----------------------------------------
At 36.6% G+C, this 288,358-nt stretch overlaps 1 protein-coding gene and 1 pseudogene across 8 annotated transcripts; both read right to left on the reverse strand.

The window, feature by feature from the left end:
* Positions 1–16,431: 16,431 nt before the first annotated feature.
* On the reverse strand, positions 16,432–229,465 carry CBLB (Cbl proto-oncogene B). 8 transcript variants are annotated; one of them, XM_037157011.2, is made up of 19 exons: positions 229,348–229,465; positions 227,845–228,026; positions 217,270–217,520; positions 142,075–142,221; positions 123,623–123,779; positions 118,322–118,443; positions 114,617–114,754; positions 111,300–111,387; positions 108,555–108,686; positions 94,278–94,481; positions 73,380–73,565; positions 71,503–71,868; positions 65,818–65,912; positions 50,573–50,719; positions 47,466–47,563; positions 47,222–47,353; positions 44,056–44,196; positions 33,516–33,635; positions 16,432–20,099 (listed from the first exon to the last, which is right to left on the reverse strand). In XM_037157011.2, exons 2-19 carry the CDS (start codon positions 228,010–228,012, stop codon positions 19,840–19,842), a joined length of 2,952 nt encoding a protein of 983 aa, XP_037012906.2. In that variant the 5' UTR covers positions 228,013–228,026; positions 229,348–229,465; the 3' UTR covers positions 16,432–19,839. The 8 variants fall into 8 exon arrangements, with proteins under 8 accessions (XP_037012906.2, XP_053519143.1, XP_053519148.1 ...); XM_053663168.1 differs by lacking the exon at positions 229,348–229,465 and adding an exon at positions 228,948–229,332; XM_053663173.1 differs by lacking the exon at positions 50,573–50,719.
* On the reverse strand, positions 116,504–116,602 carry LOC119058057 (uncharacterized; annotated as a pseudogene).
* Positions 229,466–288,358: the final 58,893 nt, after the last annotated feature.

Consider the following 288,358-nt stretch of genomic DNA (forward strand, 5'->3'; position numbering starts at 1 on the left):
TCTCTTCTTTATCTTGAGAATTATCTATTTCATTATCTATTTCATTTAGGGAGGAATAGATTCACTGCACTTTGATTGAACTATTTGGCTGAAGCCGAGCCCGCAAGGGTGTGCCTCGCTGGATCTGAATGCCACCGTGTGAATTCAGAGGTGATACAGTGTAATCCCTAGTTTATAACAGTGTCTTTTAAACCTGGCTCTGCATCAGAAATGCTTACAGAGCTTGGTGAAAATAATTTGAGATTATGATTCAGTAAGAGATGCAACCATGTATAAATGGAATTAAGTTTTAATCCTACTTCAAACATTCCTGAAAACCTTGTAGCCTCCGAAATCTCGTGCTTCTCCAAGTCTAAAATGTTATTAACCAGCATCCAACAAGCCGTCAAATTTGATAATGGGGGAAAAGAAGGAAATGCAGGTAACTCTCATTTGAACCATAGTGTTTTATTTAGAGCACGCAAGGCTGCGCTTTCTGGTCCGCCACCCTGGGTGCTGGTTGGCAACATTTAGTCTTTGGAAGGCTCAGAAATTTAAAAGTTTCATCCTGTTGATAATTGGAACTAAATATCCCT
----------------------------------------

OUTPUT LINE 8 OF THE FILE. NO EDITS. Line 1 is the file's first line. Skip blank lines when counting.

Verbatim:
TCTCTTCTTTATCTTGAGAATTATCTATTTCATTATCTATTTCATTTAGGGAGGAATAGATTCACTGCACTTTGATTGAACTATTTGGCTGAAGCCGAGCCCGCAAGGGTGTGCCTCGCTGGATCTGAATGCCACCGTGTGAATTCAGAGGTGATACAGTGTAATCCCTAGTTTATAACAGTGTCTTTTAAACCTGGCTCTGCATCAGAAATGCTTACAGAGCTTGGTGAAAATAATTTGAGATTATGATTCAGTAAGAGATGCAACCATGTATAAATGGAATTAAGTTTTAATCCTACTTCAAACATTCCTGAAAACCTTGTAGCCTCCGAAATCTCGTGCTTCTCCAAGTCTAAAATGTTATTAACCAGCATCCAACAAGCCGTCAAATTTGATAATGGGGGAAAAGAAGGAAATGCAGGTAACTCTCATTTGAACCATAGTGTTTTATTTAGAGCACGCAAGGCTGCGCTTTCTGGTCCGCCACCCTGGGTGCTGGTTGGCAACATTTAGTCTTTGGAAGGCTCAGAAATTTAAAAGTTTCATCCTGTTGATAATTGGAACTAAATATCCCT